I haven't thought for a long time what it would be like if she were normal, because to us, she is normal. She is our first kid, and we didn't know any different for a long time. Now that we do, we are amazed at how unique each of our kids are. They have their own personalities.
Every so often, an adult gets brave and asks what they should tell their kids when they ask why Katya is different. I find it easiest to relate it to themselves. Think of how you have one color hair and someone else has another color hair. Think of how peoples' eye colors are different. Think of how one person is very tall, and another is very short. Think of how some people are very athletic, while others may be very smart, or very whatever. What makes Katya different is what makes her unique, just like every other person in the world.
Right now, most people can't understand what she says. Someday, they will. Right now, she can't jump very well. Someday, she will. I pray that I will still be lucky enough to share those momentous occasions with her.
Have a Good Life.
Saturday, March 19, 2011 by Jethro Jones
Friday, March 18, 2011 by Jethro Jones
It is amazing how easy it is to ride my bike when I am not kneeing myself in the gut with every revolution. This picture is my phone's view as I am riding. I use MapMyRide.com to track my distance, pace, speed, and calories burned. I rode home from the dinosaur museum today after going there with my kids. I thoroughly enjoyed riding again, and it seems like it is has been forever since I have been able to ride. I bought a long-sleeve compressor shirt for $5 at WalMart the other day, and it worked flawlessly. Last year, I only had a sleeveless shirt to wear when riding, so my season ended pretty early as it was too cold to keep going.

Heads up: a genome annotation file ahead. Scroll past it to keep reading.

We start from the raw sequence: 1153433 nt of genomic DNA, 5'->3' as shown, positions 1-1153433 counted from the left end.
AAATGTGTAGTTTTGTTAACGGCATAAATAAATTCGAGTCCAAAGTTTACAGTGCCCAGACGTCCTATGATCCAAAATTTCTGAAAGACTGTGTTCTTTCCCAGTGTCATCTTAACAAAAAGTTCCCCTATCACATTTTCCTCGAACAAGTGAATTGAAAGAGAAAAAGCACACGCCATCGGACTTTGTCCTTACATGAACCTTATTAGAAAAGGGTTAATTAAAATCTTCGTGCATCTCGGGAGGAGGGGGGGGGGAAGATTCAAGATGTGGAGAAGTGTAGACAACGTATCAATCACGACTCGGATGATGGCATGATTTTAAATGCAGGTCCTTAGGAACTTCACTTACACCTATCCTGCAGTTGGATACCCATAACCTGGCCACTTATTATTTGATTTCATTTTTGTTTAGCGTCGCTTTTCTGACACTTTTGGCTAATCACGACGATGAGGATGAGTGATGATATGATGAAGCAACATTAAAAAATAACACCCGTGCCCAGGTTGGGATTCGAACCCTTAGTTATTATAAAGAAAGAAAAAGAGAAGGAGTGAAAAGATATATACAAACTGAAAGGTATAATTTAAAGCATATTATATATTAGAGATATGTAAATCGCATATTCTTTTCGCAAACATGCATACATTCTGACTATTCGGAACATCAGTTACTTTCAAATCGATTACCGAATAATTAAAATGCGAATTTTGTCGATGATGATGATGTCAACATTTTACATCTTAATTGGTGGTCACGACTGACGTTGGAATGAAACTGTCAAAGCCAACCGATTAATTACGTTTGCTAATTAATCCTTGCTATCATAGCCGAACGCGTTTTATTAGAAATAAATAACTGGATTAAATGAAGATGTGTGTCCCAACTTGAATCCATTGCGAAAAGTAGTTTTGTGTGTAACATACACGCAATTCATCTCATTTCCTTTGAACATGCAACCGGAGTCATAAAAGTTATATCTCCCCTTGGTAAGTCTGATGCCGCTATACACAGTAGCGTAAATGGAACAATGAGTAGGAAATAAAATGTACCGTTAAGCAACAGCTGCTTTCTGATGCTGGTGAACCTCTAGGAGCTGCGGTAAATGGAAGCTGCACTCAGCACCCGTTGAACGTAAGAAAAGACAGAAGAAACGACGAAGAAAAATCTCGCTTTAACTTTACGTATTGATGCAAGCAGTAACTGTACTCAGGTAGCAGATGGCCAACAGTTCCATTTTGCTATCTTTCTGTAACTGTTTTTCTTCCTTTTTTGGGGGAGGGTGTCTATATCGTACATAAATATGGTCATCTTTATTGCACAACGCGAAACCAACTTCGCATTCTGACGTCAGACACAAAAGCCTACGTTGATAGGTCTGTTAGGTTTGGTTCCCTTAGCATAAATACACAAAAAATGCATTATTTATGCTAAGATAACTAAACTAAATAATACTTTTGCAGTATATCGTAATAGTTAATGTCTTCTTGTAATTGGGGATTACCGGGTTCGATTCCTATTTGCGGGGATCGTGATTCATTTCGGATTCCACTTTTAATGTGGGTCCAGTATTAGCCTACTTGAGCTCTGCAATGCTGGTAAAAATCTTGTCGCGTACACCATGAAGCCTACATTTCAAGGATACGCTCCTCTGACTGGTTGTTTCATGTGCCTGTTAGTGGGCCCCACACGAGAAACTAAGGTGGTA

Last summer, my first ride was on March 15th, and I ended on September 13th. I rode 588.4 miles (or 562.54 according to MapMyRide.com in that time. My goal this year is to ride 1000 miles before I am done. I am pretty sure I can do it. I am going to ride the ULCER this August, which is 100 miles, so that will pad my numbers pretty easily. Last year, I also did a lot of rides with the kids in tow, which caused me to do short, 6-mile rides. I won't be towing them this year as it cost me too much money in wear and tear on my bike.
I am really excited to see how I do this summer. I am looking forward to spending a lot of time on my bike. I enjoy it so much, it doesn't even seem like exercising (except when I am going uphill, that isn't as much fun).
This morning I was at 217 pounds, which means that the weight is finally starting to come back. I need to keep it off, and this exercising will certainly help that.
Monday, March 14, 2011 by Jethro Jones
So, we needed some stuff from the store tonight, and I still needed to workout, so I decided to go on a walk. When I realized the store was only about a mile away, I decided to run to the store instead of walk there.
So, I bought the lactose free milk for the baby and some Fels Naptha for the homemade laundry detergent, and then ran back home with it. It was more downhill on the way home, but I still ran pretty much the whole way. It was still hard, but I did it, and sometimes that is what really matters.